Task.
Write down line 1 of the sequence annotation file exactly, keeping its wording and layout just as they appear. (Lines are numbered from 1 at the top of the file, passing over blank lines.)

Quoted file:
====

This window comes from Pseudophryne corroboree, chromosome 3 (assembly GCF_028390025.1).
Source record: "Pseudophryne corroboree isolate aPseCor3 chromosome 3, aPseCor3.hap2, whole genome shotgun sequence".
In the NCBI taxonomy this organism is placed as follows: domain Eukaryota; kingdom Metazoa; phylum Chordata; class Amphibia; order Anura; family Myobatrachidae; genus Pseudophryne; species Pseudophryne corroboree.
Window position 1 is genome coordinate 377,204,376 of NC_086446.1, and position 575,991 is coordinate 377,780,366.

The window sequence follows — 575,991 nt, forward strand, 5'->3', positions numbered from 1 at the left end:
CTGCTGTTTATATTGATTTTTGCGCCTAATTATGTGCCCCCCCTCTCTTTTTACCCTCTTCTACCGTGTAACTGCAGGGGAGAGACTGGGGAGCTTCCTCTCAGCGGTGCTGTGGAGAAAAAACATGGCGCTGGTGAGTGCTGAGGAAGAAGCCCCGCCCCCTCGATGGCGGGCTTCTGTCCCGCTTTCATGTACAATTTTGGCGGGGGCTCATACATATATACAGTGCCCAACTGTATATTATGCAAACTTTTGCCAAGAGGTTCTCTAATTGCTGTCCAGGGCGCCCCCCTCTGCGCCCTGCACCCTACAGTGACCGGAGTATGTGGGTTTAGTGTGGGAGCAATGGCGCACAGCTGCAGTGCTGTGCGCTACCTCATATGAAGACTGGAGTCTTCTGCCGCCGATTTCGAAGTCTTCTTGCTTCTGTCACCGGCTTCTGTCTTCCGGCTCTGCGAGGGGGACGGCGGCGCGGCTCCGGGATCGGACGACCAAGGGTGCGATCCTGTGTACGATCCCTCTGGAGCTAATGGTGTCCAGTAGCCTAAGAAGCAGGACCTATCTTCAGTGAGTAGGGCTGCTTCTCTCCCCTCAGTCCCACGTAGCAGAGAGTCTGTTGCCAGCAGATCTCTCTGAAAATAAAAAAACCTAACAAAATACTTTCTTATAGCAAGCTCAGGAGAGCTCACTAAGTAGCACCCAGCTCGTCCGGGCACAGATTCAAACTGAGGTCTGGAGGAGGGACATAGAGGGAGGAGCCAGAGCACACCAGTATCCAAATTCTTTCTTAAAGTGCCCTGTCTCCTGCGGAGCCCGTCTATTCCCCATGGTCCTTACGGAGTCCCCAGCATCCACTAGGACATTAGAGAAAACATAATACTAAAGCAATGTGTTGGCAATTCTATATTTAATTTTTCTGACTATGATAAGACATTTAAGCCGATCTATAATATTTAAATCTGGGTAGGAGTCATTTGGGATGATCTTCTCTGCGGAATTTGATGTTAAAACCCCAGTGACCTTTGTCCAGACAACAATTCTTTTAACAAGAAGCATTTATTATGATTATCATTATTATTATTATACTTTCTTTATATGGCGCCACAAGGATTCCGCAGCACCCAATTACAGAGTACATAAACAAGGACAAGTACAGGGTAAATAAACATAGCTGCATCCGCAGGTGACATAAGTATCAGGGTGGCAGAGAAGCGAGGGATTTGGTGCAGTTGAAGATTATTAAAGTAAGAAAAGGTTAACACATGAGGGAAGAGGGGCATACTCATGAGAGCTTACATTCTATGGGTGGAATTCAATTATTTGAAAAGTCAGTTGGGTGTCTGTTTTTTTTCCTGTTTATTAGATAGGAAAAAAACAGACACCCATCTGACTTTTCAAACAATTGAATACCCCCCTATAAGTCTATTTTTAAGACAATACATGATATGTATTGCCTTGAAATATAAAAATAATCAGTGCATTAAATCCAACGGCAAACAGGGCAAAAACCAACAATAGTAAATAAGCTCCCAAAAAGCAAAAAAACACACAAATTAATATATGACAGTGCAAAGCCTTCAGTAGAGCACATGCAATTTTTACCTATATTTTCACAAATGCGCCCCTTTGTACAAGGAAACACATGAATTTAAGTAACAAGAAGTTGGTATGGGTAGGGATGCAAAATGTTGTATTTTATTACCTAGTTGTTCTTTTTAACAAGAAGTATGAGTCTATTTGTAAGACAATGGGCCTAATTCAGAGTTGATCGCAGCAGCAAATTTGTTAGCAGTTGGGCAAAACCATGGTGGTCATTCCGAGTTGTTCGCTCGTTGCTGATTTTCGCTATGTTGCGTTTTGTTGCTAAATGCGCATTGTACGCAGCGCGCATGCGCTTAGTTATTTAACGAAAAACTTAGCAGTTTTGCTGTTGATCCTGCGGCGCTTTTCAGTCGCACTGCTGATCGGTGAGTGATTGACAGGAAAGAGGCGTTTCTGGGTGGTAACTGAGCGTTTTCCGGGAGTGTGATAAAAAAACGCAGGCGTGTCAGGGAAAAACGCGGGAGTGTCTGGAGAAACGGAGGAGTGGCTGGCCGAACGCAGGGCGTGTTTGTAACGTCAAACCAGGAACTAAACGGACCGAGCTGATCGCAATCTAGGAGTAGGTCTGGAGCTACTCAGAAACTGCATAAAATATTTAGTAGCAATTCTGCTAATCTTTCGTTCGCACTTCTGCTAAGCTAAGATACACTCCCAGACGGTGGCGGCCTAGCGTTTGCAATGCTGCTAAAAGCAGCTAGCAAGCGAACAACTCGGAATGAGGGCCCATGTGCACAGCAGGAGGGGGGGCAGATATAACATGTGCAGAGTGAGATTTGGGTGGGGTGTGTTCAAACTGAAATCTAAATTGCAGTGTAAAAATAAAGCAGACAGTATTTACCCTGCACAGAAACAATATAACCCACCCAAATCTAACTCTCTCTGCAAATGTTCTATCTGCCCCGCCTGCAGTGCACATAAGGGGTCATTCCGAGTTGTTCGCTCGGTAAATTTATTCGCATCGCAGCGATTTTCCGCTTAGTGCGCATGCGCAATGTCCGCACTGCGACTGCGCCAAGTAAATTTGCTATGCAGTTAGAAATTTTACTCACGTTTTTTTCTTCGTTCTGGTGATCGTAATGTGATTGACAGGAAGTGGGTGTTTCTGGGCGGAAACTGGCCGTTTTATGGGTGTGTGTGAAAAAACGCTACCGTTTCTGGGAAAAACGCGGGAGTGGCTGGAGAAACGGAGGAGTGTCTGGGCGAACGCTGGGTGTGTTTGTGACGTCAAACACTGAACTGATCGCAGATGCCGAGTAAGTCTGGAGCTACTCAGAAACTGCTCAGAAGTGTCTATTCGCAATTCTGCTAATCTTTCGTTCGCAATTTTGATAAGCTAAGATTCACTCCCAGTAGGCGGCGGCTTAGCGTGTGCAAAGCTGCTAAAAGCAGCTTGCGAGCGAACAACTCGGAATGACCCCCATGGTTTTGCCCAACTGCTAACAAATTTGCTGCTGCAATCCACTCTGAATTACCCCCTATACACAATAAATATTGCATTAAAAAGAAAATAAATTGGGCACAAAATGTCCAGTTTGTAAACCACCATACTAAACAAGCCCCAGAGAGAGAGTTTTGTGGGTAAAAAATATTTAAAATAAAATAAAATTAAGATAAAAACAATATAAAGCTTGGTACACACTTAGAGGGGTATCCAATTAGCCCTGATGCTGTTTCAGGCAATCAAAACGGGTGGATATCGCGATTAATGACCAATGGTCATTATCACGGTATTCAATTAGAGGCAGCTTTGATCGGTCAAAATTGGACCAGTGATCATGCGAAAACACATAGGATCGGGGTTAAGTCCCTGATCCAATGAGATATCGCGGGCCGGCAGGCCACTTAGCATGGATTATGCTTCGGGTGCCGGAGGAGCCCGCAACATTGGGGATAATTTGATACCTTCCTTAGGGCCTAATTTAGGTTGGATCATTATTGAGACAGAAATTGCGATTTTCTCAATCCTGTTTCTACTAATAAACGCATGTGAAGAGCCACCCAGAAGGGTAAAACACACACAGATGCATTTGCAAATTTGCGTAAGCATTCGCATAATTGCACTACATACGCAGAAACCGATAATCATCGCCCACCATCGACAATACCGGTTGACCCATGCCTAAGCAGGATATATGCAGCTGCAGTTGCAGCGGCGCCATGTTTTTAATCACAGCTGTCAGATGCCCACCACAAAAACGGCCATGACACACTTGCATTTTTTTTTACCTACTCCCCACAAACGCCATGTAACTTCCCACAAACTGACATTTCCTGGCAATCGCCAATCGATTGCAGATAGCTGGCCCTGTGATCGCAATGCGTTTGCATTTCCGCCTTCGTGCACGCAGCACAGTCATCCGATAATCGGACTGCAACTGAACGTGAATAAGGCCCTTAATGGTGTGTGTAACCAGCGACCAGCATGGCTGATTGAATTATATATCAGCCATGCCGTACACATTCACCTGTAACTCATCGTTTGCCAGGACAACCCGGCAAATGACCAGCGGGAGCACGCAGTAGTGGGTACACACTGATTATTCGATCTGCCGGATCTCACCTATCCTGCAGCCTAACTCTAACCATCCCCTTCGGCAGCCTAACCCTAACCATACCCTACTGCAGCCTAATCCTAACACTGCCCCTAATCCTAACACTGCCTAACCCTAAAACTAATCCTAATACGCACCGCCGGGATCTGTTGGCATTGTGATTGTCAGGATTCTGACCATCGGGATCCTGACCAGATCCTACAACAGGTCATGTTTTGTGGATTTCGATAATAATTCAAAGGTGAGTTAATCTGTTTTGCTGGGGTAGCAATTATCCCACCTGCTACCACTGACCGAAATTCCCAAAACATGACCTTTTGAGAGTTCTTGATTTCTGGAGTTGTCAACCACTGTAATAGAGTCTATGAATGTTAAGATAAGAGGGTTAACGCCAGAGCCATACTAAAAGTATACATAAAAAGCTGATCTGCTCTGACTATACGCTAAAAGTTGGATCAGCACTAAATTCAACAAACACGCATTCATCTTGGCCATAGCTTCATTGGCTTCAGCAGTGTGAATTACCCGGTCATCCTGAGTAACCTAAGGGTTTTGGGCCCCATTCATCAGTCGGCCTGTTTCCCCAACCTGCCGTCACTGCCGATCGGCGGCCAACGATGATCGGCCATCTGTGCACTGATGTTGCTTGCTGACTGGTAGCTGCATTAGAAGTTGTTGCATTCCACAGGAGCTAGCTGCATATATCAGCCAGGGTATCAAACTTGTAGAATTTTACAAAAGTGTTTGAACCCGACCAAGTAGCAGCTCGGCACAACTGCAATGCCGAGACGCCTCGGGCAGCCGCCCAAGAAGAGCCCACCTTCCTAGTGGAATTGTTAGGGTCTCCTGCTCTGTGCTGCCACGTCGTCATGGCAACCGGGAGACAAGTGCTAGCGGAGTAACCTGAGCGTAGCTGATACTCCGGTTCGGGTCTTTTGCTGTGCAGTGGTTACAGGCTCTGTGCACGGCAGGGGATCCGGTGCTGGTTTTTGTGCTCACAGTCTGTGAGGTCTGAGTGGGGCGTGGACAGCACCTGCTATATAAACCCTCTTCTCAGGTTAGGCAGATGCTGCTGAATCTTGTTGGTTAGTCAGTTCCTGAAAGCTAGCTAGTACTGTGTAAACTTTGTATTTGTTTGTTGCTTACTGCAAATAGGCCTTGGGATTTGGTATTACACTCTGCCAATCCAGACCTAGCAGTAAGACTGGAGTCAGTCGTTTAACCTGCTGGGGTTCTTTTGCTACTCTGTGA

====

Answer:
This window comes from Pseudophryne corroboree, chromosome 3 (assembly GCF_028390025.1).